Ask the Doctors

Dear Doctor: Is it true that just cutting back on refined sugar, refined grains and highly processed foods can lead to weight loss without cutting calories? If so, count me in. But I could eat a whole lot of whole grains and vegetables before being satisfied. That's still a lot of calories.

Dear Reader: Based on the specifics, we think you're referring to the results of a clinical trial published earlier this year in the Journal of the American Medical Association. The takeaway from the research itself is extremely interesting, but equally fascinating has been how the results have been interpreted in the media. Much of the coverage trumpeted the idea that (at last!) here's a diet where you lose weight without counting calories. And though it's true that caloric restrictions were not built into the study, among the findings was that participants wound up consuming an average of about 500 fewer calories per day.

A team of researchers working in partnership with the National Institutes of Health studied 600 overweight people over the course of a year as they followed eating programs consisting of only high-quality whole foods and beverages. That means heavy on fruits, vegetables, lean proteins, healthful fats, and whole grains and legumes, and few or no highly processed foods. Not only are those loaded with salt, fat, sugars and highly refined carbohydrates, but they've been repeatedly linked to obesity, diabetes, cardiovascular disease and various cancers.

The actual point of the study was whether an individual's genetic makeup or insulin metabolism can predict weight loss or health outcomes. To that end, the study participants were randomly assigned to a diet that was either low in fat, or one that was low in carbs. Over the course of the year the people in the study, all of whom were overweight, also attended 22 counseling sessions with a dietitian.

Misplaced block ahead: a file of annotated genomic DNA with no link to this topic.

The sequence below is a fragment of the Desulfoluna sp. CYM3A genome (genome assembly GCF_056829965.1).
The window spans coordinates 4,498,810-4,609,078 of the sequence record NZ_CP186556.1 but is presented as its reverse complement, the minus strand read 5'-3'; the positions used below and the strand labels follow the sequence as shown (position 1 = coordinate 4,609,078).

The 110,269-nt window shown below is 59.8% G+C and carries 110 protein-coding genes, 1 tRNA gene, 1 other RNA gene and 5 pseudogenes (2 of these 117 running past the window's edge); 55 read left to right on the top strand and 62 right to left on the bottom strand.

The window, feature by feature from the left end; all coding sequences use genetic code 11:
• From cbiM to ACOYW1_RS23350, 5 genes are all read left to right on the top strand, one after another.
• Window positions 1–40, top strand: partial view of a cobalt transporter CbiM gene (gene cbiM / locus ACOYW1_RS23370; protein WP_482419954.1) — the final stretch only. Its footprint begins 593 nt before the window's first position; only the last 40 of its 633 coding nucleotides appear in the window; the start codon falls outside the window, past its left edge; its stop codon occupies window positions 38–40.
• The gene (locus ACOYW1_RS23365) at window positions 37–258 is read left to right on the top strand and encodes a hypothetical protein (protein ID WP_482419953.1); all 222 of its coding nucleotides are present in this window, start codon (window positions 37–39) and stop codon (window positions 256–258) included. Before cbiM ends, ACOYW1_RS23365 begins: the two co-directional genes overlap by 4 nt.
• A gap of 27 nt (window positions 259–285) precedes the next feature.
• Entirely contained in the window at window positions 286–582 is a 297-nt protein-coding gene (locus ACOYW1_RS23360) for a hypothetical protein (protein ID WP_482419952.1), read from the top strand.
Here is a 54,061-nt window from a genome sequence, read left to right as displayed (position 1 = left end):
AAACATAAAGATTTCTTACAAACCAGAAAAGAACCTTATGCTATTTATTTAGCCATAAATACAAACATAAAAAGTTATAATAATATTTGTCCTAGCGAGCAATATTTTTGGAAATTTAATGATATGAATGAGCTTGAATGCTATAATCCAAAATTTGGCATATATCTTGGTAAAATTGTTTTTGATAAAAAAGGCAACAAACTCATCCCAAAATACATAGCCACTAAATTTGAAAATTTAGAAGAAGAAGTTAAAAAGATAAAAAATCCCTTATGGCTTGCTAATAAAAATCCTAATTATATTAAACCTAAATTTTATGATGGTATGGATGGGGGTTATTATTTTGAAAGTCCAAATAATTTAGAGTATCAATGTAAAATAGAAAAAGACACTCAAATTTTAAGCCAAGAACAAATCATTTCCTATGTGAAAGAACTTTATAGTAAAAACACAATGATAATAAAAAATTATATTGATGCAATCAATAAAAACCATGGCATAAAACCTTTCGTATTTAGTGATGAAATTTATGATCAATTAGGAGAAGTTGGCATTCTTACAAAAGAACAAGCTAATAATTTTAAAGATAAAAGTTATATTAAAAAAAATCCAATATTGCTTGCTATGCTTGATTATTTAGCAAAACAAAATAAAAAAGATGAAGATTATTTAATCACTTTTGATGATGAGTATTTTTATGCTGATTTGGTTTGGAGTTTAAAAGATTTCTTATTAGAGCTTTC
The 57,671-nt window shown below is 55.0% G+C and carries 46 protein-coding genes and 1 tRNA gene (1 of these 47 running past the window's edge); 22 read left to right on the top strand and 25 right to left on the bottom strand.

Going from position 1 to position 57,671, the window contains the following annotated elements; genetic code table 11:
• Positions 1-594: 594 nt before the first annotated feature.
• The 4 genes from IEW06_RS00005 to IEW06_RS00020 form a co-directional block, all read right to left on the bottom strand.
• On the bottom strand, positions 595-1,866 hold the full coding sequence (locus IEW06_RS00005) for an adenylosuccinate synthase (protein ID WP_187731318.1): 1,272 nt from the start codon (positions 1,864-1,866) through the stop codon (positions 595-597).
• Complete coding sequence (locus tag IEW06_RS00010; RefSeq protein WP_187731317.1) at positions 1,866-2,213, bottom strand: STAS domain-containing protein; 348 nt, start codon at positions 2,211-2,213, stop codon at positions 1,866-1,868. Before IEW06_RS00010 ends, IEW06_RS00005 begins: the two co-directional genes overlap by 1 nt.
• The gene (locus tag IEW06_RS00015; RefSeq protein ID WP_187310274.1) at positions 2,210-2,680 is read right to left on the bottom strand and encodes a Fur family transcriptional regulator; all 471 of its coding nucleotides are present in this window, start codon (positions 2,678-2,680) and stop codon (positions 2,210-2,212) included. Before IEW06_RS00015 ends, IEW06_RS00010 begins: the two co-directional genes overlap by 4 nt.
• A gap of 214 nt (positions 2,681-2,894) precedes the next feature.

Just so you know, the conclusion was that genotype and insulin production didn't appear to be predictors of weight loss in either group. Also, neither diet appeared to be superior for weight loss. But what got the most ink was that so many participants lost weight without counting calories. Low-carb participants lost an average of 13 pounds each, while the low-fat group lost an average of 11.7 pounds each. A few people dropped significant weight -- up to 60 pounds -- and some gained weight. And both groups saw drops in waistline measurements, body fat percentage, blood pressure, and fasting levels of insulin and glucose.

So what happened? It appears that by quitting junk foods in favor of a diet of high-quality whole foods, people in the study naturally ate fewer calories without trying to cut back. The fact that all of those health markers also moved in a positive direction speaks volumes for the benefits of this type of eating. What strikes us is that, for all the diets and eating plans and food hacks that have emerged over the decades (centuries, really), it always comes back to the basics -- a balanced diet of whole foods, lean meats, good oils, and plenty of fresh fruit and vegetables.

Now, please, go eat an apple.

(Send your questions to askthedoctors@mednet.ucla.edu, or write: Ask the Doctors, c/o Media Relations, UCLA Health, 924 Westwood Blvd., Suite 350, Los Angeles, CA, 90095. Owing to the volume of mail, personal replies cannot be provided.)

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